Evaluating small grains for late season and early spring forage

Project Overview

Project Type: Partnership
Funds awarded in 2010: $7,521.00
Projected End Date: 12/31/2011
Region: Northeast
State: New Hampshire
Project Leader:
Carl Majewski
UNH Cooperative Extension


  • Agronomic: corn, spelt, wheat
  • Animals: bovine
  • Animal Products: dairy


  • Animal Production: feed/forage, grazing - rotational, winter forage
  • Crop Production: crop rotation
  • Education and Training: demonstration, on-farm/ranch research
  • Production Systems: organic agriculture, integrated crop and livestock systems

    Proposal abstract:

    The profitability of animal-based agriculture in the Northeast depends heavily on the ability to produce high-quality forages in order to reduce the need for purchased feeds that increase input costs. Therefore, any practice that extends the season for producing forage should be beneficial. Winter small grains have emerged as a good fit in the Northeast. Sown in late summer, they could provide forage into late fall, and again in spring before cool season grasses and legumes start growing. Or, they could be sown to provide winter cover after row crops, providing additional forage the following spring prior to planting corn. While there has been considerable research in integrating small grains on dairy or livestock operations, it remains to be seen which species are best suited for grazing or double-cropping in the Northeast. This project involves establishing four different species of small grains at two cooperating farms in New Hampshire. We will evaluate yield, quality, and winter-hardiness under both managed grazing and double-cropping with corn. The information from this project will encourage producers to integrate small grains on their own operations, and it will provide information that enables producers to use them effectively. Outreach will involve developing a fact sheet and presenting information at a field day and at crop meetings.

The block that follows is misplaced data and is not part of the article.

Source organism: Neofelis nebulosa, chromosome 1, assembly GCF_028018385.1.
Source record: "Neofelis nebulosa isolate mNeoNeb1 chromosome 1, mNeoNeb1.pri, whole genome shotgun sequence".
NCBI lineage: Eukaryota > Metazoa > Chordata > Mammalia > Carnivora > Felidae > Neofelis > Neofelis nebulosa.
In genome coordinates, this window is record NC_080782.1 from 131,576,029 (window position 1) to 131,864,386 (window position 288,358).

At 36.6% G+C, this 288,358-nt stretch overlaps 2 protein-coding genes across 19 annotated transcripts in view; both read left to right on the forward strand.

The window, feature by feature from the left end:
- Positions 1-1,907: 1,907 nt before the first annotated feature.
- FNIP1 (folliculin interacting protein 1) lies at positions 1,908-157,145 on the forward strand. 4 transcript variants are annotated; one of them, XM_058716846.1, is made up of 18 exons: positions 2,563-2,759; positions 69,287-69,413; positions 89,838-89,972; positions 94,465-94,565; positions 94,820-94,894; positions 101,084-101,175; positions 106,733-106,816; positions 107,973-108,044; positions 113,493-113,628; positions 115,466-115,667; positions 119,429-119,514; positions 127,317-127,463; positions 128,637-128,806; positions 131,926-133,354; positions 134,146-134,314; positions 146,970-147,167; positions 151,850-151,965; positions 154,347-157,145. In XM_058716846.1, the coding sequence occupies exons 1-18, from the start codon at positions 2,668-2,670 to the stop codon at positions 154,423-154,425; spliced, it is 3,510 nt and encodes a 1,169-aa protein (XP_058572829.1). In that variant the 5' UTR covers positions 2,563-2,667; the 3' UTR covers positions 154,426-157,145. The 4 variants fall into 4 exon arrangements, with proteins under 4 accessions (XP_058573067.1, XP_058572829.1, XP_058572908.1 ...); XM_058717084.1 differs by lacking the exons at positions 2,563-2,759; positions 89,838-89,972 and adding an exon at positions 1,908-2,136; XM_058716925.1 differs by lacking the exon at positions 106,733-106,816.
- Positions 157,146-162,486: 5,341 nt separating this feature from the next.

Project objectives from proposal:

    -to evaluate the yield, quality, and winterhardiness of winter grains in New Hampshire
    -to evaluate the suitability of small grains in a double-croppping system with silage corn
    -to evaluate small grains as a source of late fall and early spring forage on pastures

    Any opinions, findings, conclusions, or recommendations expressed in this publication are those of the author(s) and do not necessarily reflect the view of the U.S. Department of Agriculture or SARE.